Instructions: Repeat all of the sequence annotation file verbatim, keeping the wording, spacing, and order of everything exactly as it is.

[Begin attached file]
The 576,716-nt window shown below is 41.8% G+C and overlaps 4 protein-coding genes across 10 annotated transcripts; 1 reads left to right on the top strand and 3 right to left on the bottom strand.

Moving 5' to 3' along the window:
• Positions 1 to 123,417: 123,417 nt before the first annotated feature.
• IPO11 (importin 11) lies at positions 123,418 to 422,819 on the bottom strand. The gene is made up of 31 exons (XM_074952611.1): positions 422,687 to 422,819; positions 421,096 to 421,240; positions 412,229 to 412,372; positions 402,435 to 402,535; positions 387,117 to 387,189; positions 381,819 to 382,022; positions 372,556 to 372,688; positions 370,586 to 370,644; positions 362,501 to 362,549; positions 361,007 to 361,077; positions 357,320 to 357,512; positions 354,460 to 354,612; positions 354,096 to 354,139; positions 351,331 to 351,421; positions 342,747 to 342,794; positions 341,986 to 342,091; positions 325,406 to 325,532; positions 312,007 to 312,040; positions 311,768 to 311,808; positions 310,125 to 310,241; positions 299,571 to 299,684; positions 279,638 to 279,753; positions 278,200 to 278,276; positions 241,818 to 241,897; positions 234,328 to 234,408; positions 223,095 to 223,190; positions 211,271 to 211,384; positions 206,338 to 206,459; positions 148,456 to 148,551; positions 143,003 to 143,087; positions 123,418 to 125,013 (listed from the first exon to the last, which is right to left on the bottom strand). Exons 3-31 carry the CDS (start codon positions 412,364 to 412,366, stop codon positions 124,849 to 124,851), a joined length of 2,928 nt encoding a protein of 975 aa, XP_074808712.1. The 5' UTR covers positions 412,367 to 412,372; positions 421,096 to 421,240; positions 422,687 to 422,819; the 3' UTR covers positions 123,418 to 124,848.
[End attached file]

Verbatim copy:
The 576,716-nt window shown below is 41.8% G+C and overlaps 4 protein-coding genes across 10 annotated transcripts; 1 reads left to right on the top strand and 3 right to left on the bottom strand.

Moving 5' to 3' along the window:
• Positions 1 to 123,417: 123,417 nt before the first annotated feature.
• IPO11 (importin 11) lies at positions 123,418 to 422,819 on the bottom strand. The gene is made up of 31 exons (XM_074952611.1): positions 422,687 to 422,819; positions 421,096 to 421,240; positions 412,229 to 412,372; positions 402,435 to 402,535; positions 387,117 to 387,189; positions 381,819 to 382,022; positions 372,556 to 372,688; positions 370,586 to 370,644; positions 362,501 to 362,549; positions 361,007 to 361,077; positions 357,320 to 357,512; positions 354,460 to 354,612; positions 354,096 to 354,139; positions 351,331 to 351,421; positions 342,747 to 342,794; positions 341,986 to 342,091; positions 325,406 to 325,532; positions 312,007 to 312,040; positions 311,768 to 311,808; positions 310,125 to 310,241; positions 299,571 to 299,684; positions 279,638 to 279,753; positions 278,200 to 278,276; positions 241,818 to 241,897; positions 234,328 to 234,408; positions 223,095 to 223,190; positions 211,271 to 211,384; positions 206,338 to 206,459; positions 148,456 to 148,551; positions 143,003 to 143,087; positions 123,418 to 125,013 (listed from the first exon to the last, which is right to left on the bottom strand). Exons 3-31 carry the CDS (start codon positions 412,364 to 412,366, stop codon positions 124,849 to 124,851), a joined length of 2,928 nt encoding a protein of 975 aa, XP_074808712.1. The 5' UTR covers positions 412,367 to 412,372; positions 421,096 to 421,240; positions 422,687 to 422,819; the 3' UTR covers positions 123,418 to 124,848.